Many Voices fellow Lester Eugene Mayers echoed Monks. “In 2021, I need community support, the salvation of a creative space, and the continuous freedom for my art to reflect the times, secret shames, and stigmas. As an artist, I need the freedom to breathe without the tight fingers of self-flagellation or any self-loathing inflected by the indirect and direct practices of racism, homophobia, and all other forms of oppression. But we live in America, so for now, I’ll settle for community support.” 

Many Voices fellow Zola Dee added, “Artists need financial support in 2021. Artists have been devastated from more than a year of quarantines and lockdowns. We are told, especially in this country, that the arts are a hobby and not a reliable way to pay the bills. This fellowship is a sign from the universe showing me that a life in theater is not only possible but can be fulfilling. From the financial, artistic, and career development support, I feel that this opportunity is going to change my artistic life in ways I could never possibly dream.” 

“This mentorship is an opportunity to learn from some of the most intelligent, giving, empathetic, and compassionate artists that I have admired for years,” commented Many Voices mentee James A. Williams. “It means learning to bare my soul, guided by some of the most courageous people on the planet, griots, master storytellers and wordsmiths.

"I’m thankful to have this year to develop projects beside the creative and professional advising of the Playwrights’ Center, especially as theaters reemerge and recalibrate from the loss of this pandemic. Any career-inertia in this time comes with an overflowing gratitude. These programs of support are offensively few and far between in this country, and I don’t want to take that for granted,” expressed Jerome fellow Lucas Baisch

Jerome fellow Marvin González De León stated, “Because Playwrights’ Center centers the artist and not the art, a year of support like this means you get to create independent of any institutional influence. You get to make art on your timeline, by your standards, and to your liking. This fellowship awards playwrights, more than anything else, quality time, which is the most valuable currency this world knows.”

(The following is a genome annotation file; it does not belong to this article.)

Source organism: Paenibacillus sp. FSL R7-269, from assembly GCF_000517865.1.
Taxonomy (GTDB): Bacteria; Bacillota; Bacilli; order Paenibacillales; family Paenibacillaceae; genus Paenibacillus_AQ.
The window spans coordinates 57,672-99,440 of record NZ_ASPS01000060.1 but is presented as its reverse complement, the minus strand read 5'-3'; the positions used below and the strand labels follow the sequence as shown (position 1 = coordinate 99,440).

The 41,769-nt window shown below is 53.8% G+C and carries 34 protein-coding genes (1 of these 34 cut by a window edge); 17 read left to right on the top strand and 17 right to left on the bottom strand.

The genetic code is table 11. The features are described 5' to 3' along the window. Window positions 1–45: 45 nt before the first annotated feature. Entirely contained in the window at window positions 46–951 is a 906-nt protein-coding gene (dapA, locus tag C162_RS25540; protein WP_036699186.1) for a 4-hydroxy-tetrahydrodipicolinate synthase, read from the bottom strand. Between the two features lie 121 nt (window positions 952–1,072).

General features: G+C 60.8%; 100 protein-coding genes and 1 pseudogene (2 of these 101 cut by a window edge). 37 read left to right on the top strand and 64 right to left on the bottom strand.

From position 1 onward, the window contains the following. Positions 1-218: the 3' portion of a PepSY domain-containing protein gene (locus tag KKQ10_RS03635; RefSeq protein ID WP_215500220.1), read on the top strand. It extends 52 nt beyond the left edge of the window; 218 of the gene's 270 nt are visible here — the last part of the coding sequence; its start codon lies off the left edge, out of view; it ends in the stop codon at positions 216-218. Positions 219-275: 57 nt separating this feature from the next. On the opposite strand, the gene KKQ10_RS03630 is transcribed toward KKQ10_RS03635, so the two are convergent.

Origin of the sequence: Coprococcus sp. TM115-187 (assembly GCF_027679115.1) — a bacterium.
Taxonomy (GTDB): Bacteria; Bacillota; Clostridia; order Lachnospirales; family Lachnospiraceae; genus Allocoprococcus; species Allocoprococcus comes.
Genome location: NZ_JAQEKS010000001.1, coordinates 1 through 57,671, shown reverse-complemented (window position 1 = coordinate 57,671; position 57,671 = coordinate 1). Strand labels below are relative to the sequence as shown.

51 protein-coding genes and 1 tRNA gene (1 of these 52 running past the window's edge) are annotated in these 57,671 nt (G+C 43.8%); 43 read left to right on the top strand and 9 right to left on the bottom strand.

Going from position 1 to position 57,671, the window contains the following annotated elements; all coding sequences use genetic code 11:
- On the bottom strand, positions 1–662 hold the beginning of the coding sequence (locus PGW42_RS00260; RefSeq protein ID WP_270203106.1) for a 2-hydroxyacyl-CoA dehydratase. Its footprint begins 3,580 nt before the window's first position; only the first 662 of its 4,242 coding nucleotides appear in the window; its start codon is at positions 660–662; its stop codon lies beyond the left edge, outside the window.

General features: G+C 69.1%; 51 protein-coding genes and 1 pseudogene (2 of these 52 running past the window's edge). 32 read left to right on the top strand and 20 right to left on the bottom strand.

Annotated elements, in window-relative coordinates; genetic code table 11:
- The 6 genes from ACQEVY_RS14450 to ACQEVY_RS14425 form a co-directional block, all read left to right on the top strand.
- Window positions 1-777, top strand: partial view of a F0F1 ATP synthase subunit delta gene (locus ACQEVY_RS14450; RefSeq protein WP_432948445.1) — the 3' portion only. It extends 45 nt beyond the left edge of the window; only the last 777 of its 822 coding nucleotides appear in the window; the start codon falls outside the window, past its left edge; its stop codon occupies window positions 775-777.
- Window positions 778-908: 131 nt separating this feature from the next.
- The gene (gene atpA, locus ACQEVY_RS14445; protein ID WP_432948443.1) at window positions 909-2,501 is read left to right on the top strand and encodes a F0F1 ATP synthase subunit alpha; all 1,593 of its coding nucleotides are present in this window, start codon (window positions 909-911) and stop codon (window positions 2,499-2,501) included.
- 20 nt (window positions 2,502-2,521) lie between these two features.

Playwrights’ Center serves as an artistic home for over 40 playwriting fellows and Core Writers annually, in addition to supporting 2,300+ member playwrights across the globe, and partnering with producing theaters to move work from page to stage.  




Jerome Fellowships are awarded annually to early-career playwrights. The Playwrights’ Center’s 2021–2022 Jerome Fellows are:


Previous recipients of the Jerome Fellowship include Lee Blessing, Mia Chung, Lisa D’Amour, Kristoffer Diaz, Dan Dietz, Sarah Gubbins, Naomi Iizuka, Carson Kreitzer, Melanie Marnich, Anna Moench, Tori Sampson, Rhiana Yazzie, Martín Zimmerman, and August Wilson.


Many Voices Fellowships are awarded annually to early-career playwrights of color and/or Indigenous playwrights. The Playwrights’ Center’s 2021-22 Many Voices Fellows are:


Previous recipients of the Many Voices Fellowship include Sharif Abu-Hamdeh, Benjamin Benne, Marisa Carr, Janaki Ranpura, Harrison David Rivers, Stacey Rose, James Anthony Tyler, Saymoukda Duangphouxay Vongsay, Josh Wilder, and Kit Yan.


The Many Voices Mentorship is awarded to a Minnesota-based beginning playwright of color and/or Indigenous playwright. The 2021-2022 Many Voices Mentees are:


Previous recipients of the Many Voices Mentorship include Ansa Akyea, ShaVunda Brown, Oya Mae Duchess-Davis, Antonio Duke, Max Delgado, Julia Gay, brianne a. hill, Jamil Jude, and Junauda Petrus.



Lucas Baisch [he/him] is a playwright, artist, and educator from San Francisco, CA. His work has been read and developed at The Goodman Theatre, The NNPN/Kennedy Center MFA Playwrights' Workshop, Playwrights Horizons, Clubbed Thumb, Chicago Dramatists, Victory Gardens Theater, Links Hall, SF Playground, etc. Full-length plays include: “REFRIGERATOR” (First Floor Theatre), “On the Y-Axis” (The Bushwick Starr Reading Series), “Dry Swallow” (Brown University), “import speech_memory (Cutting Ball’s Variety Pack Festival), The Scavengers (DePaul University), A Measure of Normalcy” (Gloucester Stage Company), and co-writing on “The Arrow Cleans House” (The Neo-Futurists). Lucas is a recipient of a 2020 Steinberg Playwriting Award and the Kennedy Center's 2020 KCACTF Latinx Playwriting Award. He has taught writing at Brown University, the Rhode Island School of Design, and as a teaching artist through Chicago Public Schools. His artwork has been presented at Elsewhere Museum, the Electronic Literature Organization, gallery no one, and the RISD Museum. MFA Playwriting, Brown University.